Nikki Sixx used to be the bass player for Motley Crue, a hair metal band most people old enough to remember have tried hard to forget. Motley was huge in the mid-1980s. I didn't realize how big until I read the diary entry in which Nikki whines that his manager sent his latest paycheck to his home while he was on tour. The check is for $650,000. That's probably more than really talented American bands of the 1980s like Husker Du made in their entire career. The Motley Crue era, then, was not a shining moment in pop history. In that sense, Nikki makes a fitting narrator. This is literally a tale told by an idiot. Everything about it is stale, forced and second-hand. Even the title is an echo of Jim Carroll's much better addiction memoir, The Basketball Diaries, which derived from Burroughs's Junkie, which came out of Genet, whose dramatized self-immolation stories derive ultimately from Byron.
So, awful as it is, this illiterate jumble actually represents a remarkable cultural moment: two hundred years of Byronic narrative have finally trickled down to the base of the demographic pyramid. Nikki accidentally tells the key truth when, in a moment of stylized self-pity, he calls himself "a dreg." I've never heard that word used in the singular before, but it fits. This guy is the ultimate dreg. He does decadence strictly by the numbers. He even considers killing his girlfriend, because after all, Sid Vicious killed his girlfriend. And there's no pleasure in it. Part of that is probably the big lie in American culture that celebrity decadence is always about "pain." But Nikki really doesn't seem to like sex that much. The only part that he really seems to enjoy is the drugs, and since he's incapable of effective description, you have to infer his pleasure from the sheer doggedness with which he gets high.
And of course his drug narrative is full of lies and bathos. The most interesting lie is the deflection of blame to heroin, when it's clear that Nikki was never a junkie. He's a cokehead, a classic L.A. white-trash cokehead. So why is this called The Heroin Diaries? Because Nikki's publisher realized cocaine is too sleazy and too 1970s to interest anybody. Heroin, which only entered the middle-class California druggie's repertoire in the 1980s, still retains some of its exotic, forbidden appeal.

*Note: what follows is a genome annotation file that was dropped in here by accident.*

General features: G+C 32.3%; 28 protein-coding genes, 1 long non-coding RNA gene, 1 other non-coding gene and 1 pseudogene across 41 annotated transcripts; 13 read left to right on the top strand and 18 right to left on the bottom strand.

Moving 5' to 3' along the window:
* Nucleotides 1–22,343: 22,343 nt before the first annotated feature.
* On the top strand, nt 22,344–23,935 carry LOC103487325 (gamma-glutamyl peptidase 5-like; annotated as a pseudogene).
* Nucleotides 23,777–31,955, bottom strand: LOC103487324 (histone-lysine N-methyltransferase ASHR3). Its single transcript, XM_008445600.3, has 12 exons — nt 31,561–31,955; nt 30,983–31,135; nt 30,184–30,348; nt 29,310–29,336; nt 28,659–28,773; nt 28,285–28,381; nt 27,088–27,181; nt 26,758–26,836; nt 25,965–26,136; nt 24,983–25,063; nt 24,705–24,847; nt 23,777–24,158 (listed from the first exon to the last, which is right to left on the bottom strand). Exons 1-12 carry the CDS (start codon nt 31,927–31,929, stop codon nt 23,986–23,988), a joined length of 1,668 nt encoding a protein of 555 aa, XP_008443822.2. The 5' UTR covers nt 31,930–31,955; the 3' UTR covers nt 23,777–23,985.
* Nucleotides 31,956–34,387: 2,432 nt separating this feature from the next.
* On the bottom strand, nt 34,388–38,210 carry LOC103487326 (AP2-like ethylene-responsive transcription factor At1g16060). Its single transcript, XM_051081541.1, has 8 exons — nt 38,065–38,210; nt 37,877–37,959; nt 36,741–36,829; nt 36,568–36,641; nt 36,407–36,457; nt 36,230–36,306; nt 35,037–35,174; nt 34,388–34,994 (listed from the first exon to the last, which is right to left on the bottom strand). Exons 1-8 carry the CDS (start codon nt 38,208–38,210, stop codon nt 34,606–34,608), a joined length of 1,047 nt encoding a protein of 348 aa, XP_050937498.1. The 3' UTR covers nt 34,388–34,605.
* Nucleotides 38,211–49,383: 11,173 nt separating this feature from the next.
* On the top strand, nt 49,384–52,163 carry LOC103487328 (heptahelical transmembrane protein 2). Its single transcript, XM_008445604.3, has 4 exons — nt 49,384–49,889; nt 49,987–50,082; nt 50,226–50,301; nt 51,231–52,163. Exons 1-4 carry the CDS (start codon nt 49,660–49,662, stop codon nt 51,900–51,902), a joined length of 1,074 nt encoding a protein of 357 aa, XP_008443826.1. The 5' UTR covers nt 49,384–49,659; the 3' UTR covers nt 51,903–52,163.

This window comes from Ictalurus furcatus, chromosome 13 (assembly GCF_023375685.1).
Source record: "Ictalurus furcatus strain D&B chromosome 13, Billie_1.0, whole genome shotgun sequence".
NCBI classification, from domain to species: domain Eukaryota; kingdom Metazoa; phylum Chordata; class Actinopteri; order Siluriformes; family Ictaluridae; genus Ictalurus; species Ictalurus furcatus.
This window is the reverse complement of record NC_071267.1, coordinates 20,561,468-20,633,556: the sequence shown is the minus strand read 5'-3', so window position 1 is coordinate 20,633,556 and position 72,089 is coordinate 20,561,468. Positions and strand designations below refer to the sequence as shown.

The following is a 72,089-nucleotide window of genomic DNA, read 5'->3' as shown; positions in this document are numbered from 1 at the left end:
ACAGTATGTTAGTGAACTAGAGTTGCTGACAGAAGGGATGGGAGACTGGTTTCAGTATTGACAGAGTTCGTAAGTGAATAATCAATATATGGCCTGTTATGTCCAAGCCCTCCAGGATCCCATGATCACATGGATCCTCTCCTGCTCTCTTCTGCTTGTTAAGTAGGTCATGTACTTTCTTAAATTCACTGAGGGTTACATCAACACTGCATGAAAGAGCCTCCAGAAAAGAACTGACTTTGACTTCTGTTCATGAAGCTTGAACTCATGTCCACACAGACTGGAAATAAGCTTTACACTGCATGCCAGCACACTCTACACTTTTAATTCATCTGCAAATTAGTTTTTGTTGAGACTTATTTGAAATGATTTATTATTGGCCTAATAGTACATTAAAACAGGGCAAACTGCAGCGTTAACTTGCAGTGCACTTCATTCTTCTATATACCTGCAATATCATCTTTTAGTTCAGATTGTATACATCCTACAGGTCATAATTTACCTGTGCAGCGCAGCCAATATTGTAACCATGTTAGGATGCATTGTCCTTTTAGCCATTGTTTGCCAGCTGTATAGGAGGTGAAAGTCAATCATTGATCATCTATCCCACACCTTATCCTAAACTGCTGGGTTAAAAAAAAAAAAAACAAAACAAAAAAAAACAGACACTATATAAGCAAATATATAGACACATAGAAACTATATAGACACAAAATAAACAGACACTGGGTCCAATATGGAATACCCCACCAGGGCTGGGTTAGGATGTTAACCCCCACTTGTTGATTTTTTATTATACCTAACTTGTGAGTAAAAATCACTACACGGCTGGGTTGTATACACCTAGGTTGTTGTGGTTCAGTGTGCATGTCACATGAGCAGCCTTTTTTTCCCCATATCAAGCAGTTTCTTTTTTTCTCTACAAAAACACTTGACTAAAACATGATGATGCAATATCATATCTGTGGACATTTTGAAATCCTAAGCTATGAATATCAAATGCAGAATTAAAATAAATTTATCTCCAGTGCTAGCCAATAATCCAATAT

Occasionally he slips up, admitting that he does much more coke than smack: "I'm not having [my dealer] bring smack very often but my coke intake is up 1,000%." And since Nikki's typical binge ends in paranoia, with our hero locked in the walk-in closet of his mansion hearing voices outside, it's clear that it's the coke, not the smack, messing with him.
Pretending to be a junkie rather than a cokehead moves Nikki up in class. Opiates have been the drug of choice for an astonishing number of the really talented people of the last few centuries: Coleridge, de Quincy, Poe, Novalis, Mary Shelley and her husband, Donald Goines, Jean Cocteau, William Burroughs and Jimi Hendrix. Prescription opiates are still the choice of L.A.’s upper class, which is why when one of the stars is arrested, her purse is always full of perfectly legal Percodan or Demerol. (If you’re a star, you see, you can get special prescriptions which are issued after your arrest but dated weeks before.)
Why, then, has heroin kept its bad boy image? It comes down to prohibition. Injected black-market heroin can and often does kill, because the user doesn’t know the purity of the dose until it’s already in the bloodstream. But why do people inject heroin at all, rather than consuming pills like the stars do? Because only stars can get those pills. The rest of us have to take our chances. Under black-market conditions, dealers will always import the most potent opiate, heroin, in the tiniest quantities—quantities so tiny that the drug must be injected to be effective. Only then does the user find out whether, and how much, the drug has been cut. If people were still free to smoke opium in legal dens, or buy Bayer heroin at the corner pharmacy as they could a hundred years ago, accidental overdoses would be very rare.